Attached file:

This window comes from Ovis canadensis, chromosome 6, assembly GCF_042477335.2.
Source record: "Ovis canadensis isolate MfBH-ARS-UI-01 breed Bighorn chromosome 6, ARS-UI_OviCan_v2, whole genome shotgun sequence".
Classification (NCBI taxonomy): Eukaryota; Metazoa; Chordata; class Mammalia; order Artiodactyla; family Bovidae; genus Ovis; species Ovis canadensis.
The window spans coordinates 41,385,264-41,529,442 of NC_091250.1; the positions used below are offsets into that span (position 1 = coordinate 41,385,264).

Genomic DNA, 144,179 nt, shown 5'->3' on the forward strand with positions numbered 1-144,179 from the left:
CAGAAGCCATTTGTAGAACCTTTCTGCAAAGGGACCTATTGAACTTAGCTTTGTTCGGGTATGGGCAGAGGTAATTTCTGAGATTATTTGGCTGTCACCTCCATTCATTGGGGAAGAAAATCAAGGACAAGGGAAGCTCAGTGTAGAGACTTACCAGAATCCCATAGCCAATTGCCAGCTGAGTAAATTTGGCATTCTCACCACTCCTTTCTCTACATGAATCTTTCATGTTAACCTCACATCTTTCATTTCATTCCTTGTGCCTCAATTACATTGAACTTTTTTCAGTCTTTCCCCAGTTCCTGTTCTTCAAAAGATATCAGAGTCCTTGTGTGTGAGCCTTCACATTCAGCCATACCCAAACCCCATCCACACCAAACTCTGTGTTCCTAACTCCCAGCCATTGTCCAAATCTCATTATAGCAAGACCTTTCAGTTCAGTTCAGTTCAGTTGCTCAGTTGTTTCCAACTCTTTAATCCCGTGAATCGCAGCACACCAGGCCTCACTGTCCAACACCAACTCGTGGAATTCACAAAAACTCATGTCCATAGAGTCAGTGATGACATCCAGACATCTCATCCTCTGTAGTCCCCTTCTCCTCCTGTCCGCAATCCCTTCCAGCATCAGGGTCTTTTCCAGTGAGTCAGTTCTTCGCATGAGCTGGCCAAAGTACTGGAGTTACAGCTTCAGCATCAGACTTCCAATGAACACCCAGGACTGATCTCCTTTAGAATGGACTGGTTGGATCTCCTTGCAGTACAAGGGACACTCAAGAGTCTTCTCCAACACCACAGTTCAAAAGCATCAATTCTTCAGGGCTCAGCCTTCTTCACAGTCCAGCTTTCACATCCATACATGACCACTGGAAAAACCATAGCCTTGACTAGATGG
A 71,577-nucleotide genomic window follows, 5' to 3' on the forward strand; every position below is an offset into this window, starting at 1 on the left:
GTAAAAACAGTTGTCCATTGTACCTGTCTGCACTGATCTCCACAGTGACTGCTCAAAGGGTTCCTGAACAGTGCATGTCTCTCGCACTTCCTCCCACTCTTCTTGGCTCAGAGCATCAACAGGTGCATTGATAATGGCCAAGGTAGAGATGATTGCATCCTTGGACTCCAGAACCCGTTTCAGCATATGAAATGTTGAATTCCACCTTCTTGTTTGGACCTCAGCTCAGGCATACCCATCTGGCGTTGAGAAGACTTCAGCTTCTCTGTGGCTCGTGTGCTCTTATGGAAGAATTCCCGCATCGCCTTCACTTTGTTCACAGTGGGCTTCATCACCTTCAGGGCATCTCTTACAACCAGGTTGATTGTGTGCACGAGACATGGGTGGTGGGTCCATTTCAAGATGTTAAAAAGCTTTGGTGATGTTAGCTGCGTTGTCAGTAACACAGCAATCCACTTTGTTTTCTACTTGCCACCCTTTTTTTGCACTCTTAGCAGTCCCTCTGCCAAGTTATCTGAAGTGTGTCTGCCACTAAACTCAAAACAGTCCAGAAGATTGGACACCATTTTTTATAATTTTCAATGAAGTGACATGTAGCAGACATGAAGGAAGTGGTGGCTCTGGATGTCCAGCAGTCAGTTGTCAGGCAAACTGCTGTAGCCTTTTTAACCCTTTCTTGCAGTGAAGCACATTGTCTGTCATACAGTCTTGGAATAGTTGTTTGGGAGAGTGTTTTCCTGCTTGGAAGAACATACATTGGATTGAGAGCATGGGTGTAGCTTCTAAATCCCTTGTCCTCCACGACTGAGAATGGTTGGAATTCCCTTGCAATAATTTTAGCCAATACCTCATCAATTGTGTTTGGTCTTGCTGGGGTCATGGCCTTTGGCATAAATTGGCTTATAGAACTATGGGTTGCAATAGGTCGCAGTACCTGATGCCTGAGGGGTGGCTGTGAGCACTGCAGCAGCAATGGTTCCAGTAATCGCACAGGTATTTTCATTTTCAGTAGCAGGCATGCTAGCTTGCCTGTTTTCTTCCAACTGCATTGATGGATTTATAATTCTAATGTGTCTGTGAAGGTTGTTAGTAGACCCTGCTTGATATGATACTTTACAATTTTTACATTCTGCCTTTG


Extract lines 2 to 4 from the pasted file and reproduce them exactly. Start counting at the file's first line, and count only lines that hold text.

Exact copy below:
Source record: "Ovis canadensis isolate MfBH-ARS-UI-01 breed Bighorn chromosome 6, ARS-UI_OviCan_v2, whole genome shotgun sequence".
Classification (NCBI taxonomy): Eukaryota; Metazoa; Chordata; class Mammalia; order Artiodactyla; family Bovidae; genus Ovis; species Ovis canadensis.
The window spans coordinates 41,385,264-41,529,442 of NC_091250.1; the positions used below are offsets into that span (position 1 = coordinate 41,385,264).